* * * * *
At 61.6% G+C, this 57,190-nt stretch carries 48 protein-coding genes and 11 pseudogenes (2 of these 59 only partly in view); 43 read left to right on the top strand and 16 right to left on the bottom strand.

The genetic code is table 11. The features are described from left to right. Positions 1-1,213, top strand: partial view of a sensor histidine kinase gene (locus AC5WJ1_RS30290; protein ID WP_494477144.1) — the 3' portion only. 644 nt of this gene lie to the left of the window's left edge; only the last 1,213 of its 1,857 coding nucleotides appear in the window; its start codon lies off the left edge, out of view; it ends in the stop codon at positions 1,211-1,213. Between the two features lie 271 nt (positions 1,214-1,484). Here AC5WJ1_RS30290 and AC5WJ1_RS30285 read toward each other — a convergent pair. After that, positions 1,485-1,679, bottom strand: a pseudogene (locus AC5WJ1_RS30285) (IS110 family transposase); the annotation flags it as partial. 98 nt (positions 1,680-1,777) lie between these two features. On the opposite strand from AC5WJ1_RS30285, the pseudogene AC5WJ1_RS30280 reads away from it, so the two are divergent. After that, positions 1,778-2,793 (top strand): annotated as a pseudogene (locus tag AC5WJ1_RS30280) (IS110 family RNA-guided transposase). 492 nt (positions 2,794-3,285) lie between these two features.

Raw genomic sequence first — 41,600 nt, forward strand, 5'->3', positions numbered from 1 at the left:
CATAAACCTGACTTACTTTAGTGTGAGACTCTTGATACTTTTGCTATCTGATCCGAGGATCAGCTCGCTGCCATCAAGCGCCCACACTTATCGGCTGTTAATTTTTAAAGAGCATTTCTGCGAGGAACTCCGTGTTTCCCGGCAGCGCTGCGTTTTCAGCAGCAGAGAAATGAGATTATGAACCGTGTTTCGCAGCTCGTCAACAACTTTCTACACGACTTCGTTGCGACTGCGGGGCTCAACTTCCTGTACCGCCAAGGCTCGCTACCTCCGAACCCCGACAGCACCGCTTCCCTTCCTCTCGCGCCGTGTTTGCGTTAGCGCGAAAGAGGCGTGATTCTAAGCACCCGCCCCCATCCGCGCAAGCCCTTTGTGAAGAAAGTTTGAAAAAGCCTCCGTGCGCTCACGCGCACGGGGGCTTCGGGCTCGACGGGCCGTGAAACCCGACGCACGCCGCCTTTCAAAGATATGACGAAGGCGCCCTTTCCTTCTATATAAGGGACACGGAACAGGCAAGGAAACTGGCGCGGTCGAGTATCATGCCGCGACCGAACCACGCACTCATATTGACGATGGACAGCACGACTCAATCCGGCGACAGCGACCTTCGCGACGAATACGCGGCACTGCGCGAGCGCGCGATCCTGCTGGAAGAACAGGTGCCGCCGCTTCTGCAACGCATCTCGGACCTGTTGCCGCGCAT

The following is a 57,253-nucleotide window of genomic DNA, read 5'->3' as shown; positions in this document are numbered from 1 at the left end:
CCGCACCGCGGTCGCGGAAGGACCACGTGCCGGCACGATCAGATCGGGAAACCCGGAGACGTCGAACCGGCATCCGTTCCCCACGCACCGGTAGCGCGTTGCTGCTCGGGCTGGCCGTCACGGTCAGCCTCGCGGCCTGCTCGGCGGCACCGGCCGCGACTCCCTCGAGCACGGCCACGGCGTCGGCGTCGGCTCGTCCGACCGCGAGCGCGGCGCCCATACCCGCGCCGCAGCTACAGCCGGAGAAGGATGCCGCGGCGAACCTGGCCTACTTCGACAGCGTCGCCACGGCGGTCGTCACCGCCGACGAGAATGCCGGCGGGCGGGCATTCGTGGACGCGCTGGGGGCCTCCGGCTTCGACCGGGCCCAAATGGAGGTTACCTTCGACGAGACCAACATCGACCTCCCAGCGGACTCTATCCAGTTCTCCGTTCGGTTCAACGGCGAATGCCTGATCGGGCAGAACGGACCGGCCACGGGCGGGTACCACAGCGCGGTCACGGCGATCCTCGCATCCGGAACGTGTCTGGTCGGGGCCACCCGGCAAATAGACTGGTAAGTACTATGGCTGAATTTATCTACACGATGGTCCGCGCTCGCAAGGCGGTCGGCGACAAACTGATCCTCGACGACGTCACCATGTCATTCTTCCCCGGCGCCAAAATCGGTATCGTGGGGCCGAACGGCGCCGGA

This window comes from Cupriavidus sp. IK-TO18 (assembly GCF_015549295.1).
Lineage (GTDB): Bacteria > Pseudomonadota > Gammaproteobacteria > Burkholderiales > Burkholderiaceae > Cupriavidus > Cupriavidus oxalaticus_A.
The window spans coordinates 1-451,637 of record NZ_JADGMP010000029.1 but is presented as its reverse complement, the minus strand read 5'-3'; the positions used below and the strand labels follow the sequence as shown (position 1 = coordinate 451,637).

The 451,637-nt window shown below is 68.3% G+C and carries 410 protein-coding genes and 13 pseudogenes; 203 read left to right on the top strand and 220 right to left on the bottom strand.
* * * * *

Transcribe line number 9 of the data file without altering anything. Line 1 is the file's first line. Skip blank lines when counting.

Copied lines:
The window spans coordinates 1-451,637 of record NZ_JADGMP010000029.1 but is presented as its reverse complement, the minus strand read 5'-3'; the positions used below and the strand labels follow the sequence as shown (position 1 = coordinate 451,637).